India's economy had officially entered recession, as released data on Monday showed a collapse of 23.9 per cent of gross domestic product in the second quarter.
This was largely due to the Indian economy was weighed being down by the coronavirus pandemic and the severest of lockdowns that led to halt in business activities and a sharp fall in consumer demand.
The National Statistical Office (NSO) said GDP contraction in the April-June period of FY21 was the largest slump on record since India started reporting quarterly data in 1996.
India’s nationwide lockdown was imposed on March 25 and continued till the end of May, after which restrictions were gradually lifted from June. While April and May are considered washouts for most businesses, pent-up demand boosted consumption somewhat in June, though well below pre-Covid levels.
A report conducted by London School of Economic researchers, Shania Bhalotia, Swati Dhingra and Fjolla Kondirolli, measured how India's jobs and earnings were impacted in the similar period (May-June.)
The report, titled "City of Dreams no More: The Impact of Covid-19 on Urban Workers in India," surveyed 8,500 workers aged 18 to 40 in urban India to understand their experiences at work during Covid-19.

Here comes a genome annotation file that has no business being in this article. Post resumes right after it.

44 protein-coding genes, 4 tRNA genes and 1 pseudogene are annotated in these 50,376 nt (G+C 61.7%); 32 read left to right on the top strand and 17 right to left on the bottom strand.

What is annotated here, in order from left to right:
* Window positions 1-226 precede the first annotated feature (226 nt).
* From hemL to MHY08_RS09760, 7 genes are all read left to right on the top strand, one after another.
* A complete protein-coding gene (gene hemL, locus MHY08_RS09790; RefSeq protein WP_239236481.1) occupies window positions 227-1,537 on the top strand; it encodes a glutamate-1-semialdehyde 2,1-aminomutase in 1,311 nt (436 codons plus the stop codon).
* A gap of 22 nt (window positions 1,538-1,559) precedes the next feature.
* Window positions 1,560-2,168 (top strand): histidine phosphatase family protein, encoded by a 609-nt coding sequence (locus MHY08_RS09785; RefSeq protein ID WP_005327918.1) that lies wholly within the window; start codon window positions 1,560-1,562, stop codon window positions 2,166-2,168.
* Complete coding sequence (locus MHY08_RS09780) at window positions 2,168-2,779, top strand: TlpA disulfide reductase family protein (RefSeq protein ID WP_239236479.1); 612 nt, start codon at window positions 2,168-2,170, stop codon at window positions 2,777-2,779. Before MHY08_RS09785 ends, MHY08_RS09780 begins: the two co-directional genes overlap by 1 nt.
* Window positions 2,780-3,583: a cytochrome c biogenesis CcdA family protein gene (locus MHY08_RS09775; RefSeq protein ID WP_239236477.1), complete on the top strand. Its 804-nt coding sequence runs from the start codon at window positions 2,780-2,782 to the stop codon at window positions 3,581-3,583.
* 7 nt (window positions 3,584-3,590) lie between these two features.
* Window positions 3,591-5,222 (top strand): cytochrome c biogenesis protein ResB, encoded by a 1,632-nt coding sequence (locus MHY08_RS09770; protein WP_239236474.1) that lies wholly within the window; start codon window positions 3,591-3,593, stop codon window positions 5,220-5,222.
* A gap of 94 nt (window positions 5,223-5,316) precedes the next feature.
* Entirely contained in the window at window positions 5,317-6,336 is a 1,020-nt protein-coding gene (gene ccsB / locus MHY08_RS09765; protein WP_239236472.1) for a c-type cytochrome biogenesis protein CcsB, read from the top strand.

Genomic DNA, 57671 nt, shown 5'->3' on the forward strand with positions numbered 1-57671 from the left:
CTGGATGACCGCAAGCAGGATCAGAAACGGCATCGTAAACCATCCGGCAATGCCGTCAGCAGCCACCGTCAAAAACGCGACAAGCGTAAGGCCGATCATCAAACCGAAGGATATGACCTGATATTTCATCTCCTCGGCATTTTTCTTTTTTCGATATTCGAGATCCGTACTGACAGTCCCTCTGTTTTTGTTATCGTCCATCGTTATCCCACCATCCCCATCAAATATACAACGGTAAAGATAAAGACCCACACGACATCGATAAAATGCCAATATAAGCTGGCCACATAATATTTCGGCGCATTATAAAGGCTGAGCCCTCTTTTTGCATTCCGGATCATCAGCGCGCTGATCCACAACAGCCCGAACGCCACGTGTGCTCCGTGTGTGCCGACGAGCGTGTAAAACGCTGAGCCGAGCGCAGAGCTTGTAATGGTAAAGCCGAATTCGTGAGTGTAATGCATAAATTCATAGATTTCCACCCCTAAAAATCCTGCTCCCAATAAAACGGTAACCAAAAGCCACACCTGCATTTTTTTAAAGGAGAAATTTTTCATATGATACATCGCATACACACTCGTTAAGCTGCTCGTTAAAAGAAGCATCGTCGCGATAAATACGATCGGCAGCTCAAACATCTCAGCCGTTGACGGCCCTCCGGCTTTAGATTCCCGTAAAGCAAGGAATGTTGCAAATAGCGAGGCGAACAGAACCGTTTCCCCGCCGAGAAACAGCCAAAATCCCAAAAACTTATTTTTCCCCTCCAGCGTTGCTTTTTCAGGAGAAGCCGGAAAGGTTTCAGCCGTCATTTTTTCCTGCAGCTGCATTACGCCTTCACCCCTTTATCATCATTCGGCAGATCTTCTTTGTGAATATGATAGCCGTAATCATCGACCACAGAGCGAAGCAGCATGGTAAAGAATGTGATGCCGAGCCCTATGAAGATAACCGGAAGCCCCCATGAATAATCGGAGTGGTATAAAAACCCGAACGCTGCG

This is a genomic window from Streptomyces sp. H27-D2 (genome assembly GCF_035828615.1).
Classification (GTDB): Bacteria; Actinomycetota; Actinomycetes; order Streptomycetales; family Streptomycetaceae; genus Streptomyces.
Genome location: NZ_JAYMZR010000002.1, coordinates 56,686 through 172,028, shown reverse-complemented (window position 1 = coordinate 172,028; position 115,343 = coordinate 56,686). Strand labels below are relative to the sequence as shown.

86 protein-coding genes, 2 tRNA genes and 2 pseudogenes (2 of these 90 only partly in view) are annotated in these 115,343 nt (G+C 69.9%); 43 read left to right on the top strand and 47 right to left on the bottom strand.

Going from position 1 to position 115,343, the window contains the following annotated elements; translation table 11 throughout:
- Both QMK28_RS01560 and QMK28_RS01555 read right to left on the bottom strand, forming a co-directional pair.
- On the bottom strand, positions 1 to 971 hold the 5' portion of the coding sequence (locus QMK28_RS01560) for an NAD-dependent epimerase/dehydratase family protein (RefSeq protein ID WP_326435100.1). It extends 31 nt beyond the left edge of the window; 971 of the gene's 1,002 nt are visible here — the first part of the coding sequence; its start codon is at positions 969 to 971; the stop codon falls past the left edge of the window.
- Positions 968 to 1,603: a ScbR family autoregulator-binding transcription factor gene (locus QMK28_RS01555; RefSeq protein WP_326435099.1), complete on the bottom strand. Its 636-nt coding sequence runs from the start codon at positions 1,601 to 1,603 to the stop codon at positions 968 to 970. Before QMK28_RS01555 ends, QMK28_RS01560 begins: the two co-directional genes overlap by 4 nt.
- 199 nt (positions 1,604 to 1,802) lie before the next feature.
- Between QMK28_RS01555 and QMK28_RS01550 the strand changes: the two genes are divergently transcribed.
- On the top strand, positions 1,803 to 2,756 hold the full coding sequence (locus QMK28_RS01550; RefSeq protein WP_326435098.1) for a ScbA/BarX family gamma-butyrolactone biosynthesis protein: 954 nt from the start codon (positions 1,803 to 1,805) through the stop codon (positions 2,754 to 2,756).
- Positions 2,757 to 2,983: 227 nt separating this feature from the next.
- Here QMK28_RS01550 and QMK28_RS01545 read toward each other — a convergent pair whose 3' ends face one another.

It found that on an average, earnings fell by 48% in April and May, compared to pre-Covid months of January and February. Financial assistance from the government or employers was available to less than a quarter of the workforce.
15.5% of the workers surveyed lost their jobs and, 21.7% worked zero hours during the survey months. 70% percent of urban workers have no guarantee of a minimum number of days of work in the year. Of them, 70% would like to have a guarantee of 100 days of work, primarily to overcome the livelihood insecurity from Covid-19.
The survey also found that only 27% actually have written employment contract while a little over half have access to some benefits (provident funds, sick pay, health insurance) through the government or their employer.
It also found that Gen Z (those aged between 18 to 25 years) suffered the most. The authors of the study state that Gen Z was "more likely to be employed informally and more likely to be paid less. The pandemic has left the 'lockdown generation' with lower employment rates and a legacy of entrenched inequality."
Ironically, the study also found that Gen Z was much more likely to want a job guarantee, primarily for the livelihood security that they provide in these hard times.
India is struggling with one of the world’s largest virus caseloads and the effects of a lockdown so abrupt and punishing that Prime Minister Narendra Modi asked the poor to forgive him.
The study adds the repercussions of this: Trying to make generate jobs. "Inadequate job protections and the severe economic downturn from the pandemic have renewed the debate over a job guarantee in urban areas of India."
It adds how several states in India are introducing urban jobs programmes, particularly for young workers, to prevent the crisis from further developing into long-term unemployment.
The study notes that "This is a step in the right direction because even more recent data reveals that easing the lockdown has not fully reversed the patterns of rising unemployment and reduced earnings."